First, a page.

TELLTALE SIGNS OF MEDIA BIAS
One of the telltale signs of media bias is the profound lack of checking value in media reporting today. Professor Vincent Blasi wrote extensively about the indispensable role of the First Amendment freedom of the press in checking government men and measures, i.e., in ferreting out corruption and abuse of power. Indeed, that role has been lauded from colonial times through the Founding Era and beyond as a hallmark characteristic of a free press and as essential to keep those in power honest and responsive to the electorate.
Although today’s federal bureaucracy is rife with corruption and abuse of power (at levels that exceed any other time in American history), the national media spend precious little, if any, time documenting that corruption, that abuse of power, and the effects of bureaucratic enforcement. Instead, they more often than not print or summarize the press releases from agency enforcers without critical review or comment, thereby serving as a tool for propagandists, because those releases ordinarily propound an exaggerated, self-serving, and misleading representation of the facts as a means to destroy the government’s regulatory opponents in the court of public opinion even before the completion of judicial proceedings.
Every week, if not every day, in America a company succumbs from regulatory enforcement. That enforcement quite often results in bankruptcies, unemployment, and loss of opportunity. Frequently, the death of a company hangs on a technicality of little real world significance, yet the effective penalty imposed even for technical infractions of bureaucratic law can be draconian (crippling or completely annihilating the accused company). That overkill is judicially sanctioned; there is no check within the government to ensure that the punishment meted out by federal agencies is proportionate to the offense committed.
Although one would think that a company caught in a regulatory dragnet which ultimately suffers to the point of extinction, resulting in a loss of its products and a loss of employment, should be deemed newsworthy, repeatedly the only story that appears in the press is the one at the start of the process: Federal agency XYZ accuses Company A of harming consumers. The follow-up story, the investigatory reporting to determine the validity of the charge, the nature of the government’s evidence, the extent to which the enforcement is just and fair, the extent to which the offense is one that justifies the cost and burden on the accused, and the ultimate effect of punishments meted out are left without coverage or, if covered, are given short shrift.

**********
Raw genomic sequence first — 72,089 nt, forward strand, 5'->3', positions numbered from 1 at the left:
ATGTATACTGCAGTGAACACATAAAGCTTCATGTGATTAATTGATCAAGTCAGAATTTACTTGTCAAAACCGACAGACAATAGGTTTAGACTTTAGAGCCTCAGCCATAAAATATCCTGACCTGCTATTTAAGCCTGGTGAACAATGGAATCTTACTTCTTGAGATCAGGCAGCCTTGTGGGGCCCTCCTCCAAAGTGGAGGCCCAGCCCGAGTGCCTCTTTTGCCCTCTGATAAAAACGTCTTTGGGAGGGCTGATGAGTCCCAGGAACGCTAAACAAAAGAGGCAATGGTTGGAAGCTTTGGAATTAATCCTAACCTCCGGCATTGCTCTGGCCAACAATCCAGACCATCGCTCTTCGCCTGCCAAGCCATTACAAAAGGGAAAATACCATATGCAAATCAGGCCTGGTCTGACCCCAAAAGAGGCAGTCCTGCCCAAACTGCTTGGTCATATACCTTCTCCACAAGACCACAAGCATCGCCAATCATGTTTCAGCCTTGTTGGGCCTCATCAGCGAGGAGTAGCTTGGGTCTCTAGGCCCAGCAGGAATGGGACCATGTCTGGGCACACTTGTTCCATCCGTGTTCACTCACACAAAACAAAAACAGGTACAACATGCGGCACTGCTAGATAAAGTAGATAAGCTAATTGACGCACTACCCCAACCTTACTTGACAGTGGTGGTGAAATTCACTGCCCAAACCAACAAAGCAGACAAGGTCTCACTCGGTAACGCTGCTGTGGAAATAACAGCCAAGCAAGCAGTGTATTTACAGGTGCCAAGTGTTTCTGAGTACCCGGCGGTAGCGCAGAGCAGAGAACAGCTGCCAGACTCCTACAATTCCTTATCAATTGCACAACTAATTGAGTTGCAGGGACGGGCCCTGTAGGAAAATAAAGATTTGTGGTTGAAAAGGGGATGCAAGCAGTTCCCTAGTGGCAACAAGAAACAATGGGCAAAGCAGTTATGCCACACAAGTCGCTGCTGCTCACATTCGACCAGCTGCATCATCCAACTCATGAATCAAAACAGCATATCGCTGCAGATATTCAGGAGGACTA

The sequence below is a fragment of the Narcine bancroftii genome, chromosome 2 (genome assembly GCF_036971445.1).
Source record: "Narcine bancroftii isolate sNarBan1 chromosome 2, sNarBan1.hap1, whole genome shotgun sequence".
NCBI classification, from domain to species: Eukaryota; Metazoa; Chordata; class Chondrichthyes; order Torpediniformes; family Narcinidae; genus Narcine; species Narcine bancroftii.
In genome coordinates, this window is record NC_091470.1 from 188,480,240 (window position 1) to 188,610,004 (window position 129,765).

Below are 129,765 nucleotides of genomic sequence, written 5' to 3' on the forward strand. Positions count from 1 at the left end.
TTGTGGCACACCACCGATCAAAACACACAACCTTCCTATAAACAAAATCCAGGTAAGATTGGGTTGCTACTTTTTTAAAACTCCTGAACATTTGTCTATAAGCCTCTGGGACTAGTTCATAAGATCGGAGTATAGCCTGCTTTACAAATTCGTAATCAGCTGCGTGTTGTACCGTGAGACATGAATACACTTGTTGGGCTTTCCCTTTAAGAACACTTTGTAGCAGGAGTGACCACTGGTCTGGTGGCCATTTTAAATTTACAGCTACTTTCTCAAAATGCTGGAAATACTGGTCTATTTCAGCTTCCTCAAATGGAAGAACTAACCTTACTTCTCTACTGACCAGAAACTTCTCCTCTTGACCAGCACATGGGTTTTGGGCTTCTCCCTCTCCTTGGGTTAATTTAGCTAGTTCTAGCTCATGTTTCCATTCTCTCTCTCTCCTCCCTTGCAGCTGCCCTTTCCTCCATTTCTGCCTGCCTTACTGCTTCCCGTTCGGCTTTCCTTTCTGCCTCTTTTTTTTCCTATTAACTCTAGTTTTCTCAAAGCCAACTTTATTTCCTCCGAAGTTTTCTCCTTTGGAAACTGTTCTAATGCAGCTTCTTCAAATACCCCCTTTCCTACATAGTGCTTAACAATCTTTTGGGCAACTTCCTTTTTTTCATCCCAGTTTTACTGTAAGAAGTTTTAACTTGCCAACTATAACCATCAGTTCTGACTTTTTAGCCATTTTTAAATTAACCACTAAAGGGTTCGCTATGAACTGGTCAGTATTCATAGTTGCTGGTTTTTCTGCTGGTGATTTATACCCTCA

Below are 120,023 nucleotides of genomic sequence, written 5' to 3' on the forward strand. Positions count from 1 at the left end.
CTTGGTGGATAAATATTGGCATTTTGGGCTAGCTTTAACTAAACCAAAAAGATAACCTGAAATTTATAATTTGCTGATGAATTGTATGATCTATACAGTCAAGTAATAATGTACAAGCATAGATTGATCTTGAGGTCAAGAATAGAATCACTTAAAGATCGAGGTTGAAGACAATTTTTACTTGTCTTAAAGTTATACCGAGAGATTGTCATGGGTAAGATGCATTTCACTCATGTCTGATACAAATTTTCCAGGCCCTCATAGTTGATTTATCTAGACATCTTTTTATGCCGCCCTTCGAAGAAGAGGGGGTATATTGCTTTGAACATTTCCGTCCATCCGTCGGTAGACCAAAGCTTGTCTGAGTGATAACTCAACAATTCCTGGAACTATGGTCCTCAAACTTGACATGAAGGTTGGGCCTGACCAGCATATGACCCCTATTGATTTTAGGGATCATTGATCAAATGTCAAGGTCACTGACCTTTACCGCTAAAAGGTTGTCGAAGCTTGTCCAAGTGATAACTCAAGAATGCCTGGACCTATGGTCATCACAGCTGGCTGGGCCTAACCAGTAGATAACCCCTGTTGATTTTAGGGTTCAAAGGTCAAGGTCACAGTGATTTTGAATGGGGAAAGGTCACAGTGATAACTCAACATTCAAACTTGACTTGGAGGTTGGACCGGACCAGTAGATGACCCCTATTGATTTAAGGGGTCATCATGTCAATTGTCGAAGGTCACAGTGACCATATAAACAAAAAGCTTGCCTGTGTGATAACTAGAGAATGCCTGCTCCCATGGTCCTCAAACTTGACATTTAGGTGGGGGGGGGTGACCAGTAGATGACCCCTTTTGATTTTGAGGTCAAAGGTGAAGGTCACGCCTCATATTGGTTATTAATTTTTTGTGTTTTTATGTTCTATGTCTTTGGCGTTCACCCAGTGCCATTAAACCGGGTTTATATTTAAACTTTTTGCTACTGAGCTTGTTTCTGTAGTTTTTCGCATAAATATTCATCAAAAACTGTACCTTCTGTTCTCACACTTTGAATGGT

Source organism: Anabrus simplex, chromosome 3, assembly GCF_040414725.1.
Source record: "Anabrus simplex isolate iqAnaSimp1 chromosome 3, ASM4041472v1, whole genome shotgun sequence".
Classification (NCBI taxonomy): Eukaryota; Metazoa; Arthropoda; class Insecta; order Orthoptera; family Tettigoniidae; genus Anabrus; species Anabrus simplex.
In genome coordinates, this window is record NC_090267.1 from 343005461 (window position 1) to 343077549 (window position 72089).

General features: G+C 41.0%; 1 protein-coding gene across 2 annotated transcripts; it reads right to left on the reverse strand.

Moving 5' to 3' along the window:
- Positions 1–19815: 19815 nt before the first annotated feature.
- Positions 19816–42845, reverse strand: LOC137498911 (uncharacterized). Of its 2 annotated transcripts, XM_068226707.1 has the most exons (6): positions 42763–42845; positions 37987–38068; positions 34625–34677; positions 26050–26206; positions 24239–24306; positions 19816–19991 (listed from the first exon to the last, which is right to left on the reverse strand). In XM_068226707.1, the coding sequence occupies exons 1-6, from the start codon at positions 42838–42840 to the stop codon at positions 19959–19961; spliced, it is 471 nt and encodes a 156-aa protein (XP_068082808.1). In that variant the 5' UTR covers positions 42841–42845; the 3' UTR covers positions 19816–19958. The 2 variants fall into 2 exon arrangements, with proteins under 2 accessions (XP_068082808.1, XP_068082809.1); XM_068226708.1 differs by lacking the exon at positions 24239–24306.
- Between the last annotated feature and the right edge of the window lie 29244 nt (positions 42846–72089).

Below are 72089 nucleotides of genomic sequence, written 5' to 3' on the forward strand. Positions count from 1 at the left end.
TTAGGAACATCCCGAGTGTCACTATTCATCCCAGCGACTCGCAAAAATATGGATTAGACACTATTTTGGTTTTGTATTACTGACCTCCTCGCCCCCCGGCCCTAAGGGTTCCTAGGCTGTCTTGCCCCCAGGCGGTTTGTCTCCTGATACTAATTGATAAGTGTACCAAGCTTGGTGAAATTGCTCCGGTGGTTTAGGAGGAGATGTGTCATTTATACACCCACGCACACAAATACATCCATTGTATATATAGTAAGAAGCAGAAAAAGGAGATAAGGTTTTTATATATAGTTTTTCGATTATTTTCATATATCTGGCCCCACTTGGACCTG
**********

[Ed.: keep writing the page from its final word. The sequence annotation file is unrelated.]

In this way, the media shows bias and defeats a central justification for its existence. A free people depend upon a free press in no small measure because when the press functions properly it views with a jaundiced eye every move of those in power and reports upon the moves and the effects of the moves. Today, the media remains hypersensitive and skeptical about virtually every move made by industry in the market (save certain favored ones, like drug companies and others that finance the press through commercials and advertisements), yet it shows little skepticism and, often, fawning approval for virtually every action taken by government that proceeds under a public interest veneer (i.e., that is said to be for the public good).
The media shows its bias by accepting unquestioningly much of the pablum and propaganda dished out by federal agencies as they go about applying a wrecking ball to American industry. The media often turns a blind eye to the pervasive crony capitalism that has made “K Street” in Washington synonymous with lobbying to advance anti-competitive regulation, protective of the largest firms in each major industry.
When media bias so infects journalism as to render the checking value of the First Amendment largely ineffectual, then we have lost much because that critical window into the inner workings of government that has exposed everything from the Teapot Dome scandal to Watergate is no longer present, and those who abuse government power may do so without ever having to account for their corrupt actions.
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© 2015 Jonathan W. Emord - All Rights Reserved
Jonathan W. Emord is an attorney who practices constitutional and administrative law before the federal courts and agencies. Ron Paul calls Jonathan “a hero of the health freedom revolution” and says “all freedom-loving Americans are in [his] debt . . . for his courtroom [victories] on behalf of health freedom.” He has defeated the FDA in federal court a remarkable eight times, seven on First Amendment grounds, and is the author of the Amazon bestsellers The Rise of Tyranny, Global Censorship of Health Information, and Restore the Republic. He is the American Justice columnist for U.S.A. Today Magazine and joins Robert Scott Bell weekly for “Jonathan Emord’s Sacred Fire of Liberty,” an hour long radio program on government threats to individual liberty. For more info visit Emord.com, join the Emord FDA/FTC Law Group on Linkedin, and follow Jonathan on twitter (@jonathanwemord).
The media shows its bias by accepting unquestioningly much of the pablum and propaganda dished out by federal agencies as they go about applying a wrecking ball to American industry.